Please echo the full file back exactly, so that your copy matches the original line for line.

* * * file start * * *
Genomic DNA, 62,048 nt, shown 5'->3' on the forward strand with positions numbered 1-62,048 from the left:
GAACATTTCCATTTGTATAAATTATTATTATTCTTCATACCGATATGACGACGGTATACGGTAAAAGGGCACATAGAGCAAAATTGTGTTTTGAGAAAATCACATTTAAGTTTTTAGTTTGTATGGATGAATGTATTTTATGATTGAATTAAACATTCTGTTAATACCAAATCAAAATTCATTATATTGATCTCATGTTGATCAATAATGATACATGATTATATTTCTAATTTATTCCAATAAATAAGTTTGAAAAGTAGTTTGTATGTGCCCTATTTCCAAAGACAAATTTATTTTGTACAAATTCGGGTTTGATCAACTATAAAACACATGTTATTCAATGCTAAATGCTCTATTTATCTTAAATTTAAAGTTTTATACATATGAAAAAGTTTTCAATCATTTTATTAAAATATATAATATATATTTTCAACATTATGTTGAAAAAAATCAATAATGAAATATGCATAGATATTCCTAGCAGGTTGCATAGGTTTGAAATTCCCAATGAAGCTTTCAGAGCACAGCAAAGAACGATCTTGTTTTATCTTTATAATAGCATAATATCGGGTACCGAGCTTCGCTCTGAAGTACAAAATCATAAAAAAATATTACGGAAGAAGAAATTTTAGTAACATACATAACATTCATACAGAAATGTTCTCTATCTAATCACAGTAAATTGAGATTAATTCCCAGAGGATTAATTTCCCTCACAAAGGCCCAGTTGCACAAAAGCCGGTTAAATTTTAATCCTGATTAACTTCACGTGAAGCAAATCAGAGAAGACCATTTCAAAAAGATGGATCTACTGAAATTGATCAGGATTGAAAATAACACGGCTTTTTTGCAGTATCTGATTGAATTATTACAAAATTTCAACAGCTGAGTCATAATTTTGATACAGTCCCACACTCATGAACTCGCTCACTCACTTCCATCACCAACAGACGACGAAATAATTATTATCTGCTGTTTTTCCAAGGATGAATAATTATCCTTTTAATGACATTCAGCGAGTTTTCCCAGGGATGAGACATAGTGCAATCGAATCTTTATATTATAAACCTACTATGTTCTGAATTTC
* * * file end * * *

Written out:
Genomic DNA, 62,048 nt, shown 5'->3' on the forward strand with positions numbered 1-62,048 from the left:
GAACATTTCCATTTGTATAAATTATTATTATTCTTCATACCGATATGACGACGGTATACGGTAAAAGGGCACATAGAGCAAAATTGTGTTTTGAGAAAATCACATTTAAGTTTTTAGTTTGTATGGATGAATGTATTTTATGATTGAATTAAACATTCTGTTAATACCAAATCAAAATTCATTATATTGATCTCATGTTGATCAATAATGATACATGATTATATTTCTAATTTATTCCAATAAATAAGTTTGAAAAGTAGTTTGTATGTGCCCTATTTCCAAAGACAAATTTATTTTGTACAAATTCGGGTTTGATCAACTATAAAACACATGTTATTCAATGCTAAATGCTCTATTTATCTTAAATTTAAAGTTTTATACATATGAAAAAGTTTTCAATCATTTTATTAAAATATATAATATATATTTTCAACATTATGTTGAAAAAAATCAATAATGAAATATGCATAGATATTCCTAGCAGGTTGCATAGGTTTGAAATTCCCAATGAAGCTTTCAGAGCACAGCAAAGAACGATCTTGTTTTATCTTTATAATAGCATAATATCGGGTACCGAGCTTCGCTCTGAAGTACAAAATCATAAAAAAATATTACGGAAGAAGAAATTTTAGTAACATACATAACATTCATACAGAAATGTTCTCTATCTAATCACAGTAAATTGAGATTAATTCCCAGAGGATTAATTTCCCTCACAAAGGCCCAGTTGCACAAAAGCCGGTTAAATTTTAATCCTGATTAACTTCACGTGAAGCAAATCAGAGAAGACCATTTCAAAAAGATGGATCTACTGAAATTGATCAGGATTGAAAATAACACGGCTTTTTTGCAGTATCTGATTGAATTATTACAAAATTTCAACAGCTGAGTCATAATTTTGATACAGTCCCACACTCATGAACTCGCTCACTCACTTCCATCACCAACAGACGACGAAATAATTATTATCTGCTGTTTTTCCAAGGATGAATAATTATCCTTTTAATGACATTCAGCGAGTTTTCCCAGGGATGAGACATAGTGCAATCGAATCTTTATATTATAAACCTACTATGTTCTGAATTTC